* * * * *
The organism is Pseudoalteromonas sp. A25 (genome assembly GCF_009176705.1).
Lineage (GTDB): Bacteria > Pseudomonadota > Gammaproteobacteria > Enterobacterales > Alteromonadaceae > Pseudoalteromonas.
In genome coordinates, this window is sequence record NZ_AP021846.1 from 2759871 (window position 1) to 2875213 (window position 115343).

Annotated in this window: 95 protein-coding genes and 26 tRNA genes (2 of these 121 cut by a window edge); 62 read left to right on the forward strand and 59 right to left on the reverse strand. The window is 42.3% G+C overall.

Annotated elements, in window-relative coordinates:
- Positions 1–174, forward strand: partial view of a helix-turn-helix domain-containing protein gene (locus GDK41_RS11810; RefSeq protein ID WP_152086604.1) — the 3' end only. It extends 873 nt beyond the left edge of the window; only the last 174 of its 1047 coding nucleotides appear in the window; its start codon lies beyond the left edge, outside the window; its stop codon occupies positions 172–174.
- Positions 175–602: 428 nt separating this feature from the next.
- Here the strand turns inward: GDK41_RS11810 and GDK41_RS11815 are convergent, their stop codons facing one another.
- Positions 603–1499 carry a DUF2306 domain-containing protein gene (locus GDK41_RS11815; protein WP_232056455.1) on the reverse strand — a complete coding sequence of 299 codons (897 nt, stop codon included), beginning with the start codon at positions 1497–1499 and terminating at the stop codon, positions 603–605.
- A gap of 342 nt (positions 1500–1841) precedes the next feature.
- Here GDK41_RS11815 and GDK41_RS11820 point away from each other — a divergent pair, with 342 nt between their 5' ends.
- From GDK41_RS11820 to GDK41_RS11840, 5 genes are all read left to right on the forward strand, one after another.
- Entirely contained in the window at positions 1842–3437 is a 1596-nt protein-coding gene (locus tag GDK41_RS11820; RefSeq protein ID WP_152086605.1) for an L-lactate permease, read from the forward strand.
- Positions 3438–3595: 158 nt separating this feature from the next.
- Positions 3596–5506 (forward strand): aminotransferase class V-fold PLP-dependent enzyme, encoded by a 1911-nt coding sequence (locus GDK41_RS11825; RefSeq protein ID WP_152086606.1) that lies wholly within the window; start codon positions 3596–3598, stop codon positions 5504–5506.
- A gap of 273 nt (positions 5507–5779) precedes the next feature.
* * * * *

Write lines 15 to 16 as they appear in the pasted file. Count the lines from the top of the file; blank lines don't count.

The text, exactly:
- Positions 3596–5506 (forward strand): aminotransferase class V-fold PLP-dependent enzyme, encoded by a 1911-nt coding sequence (locus GDK41_RS11825; RefSeq protein ID WP_152086606.1) that lies wholly within the window; start codon positions 3596–3598, stop codon positions 5504–5506.
- A gap of 273 nt (positions 5507–5779) precedes the next feature.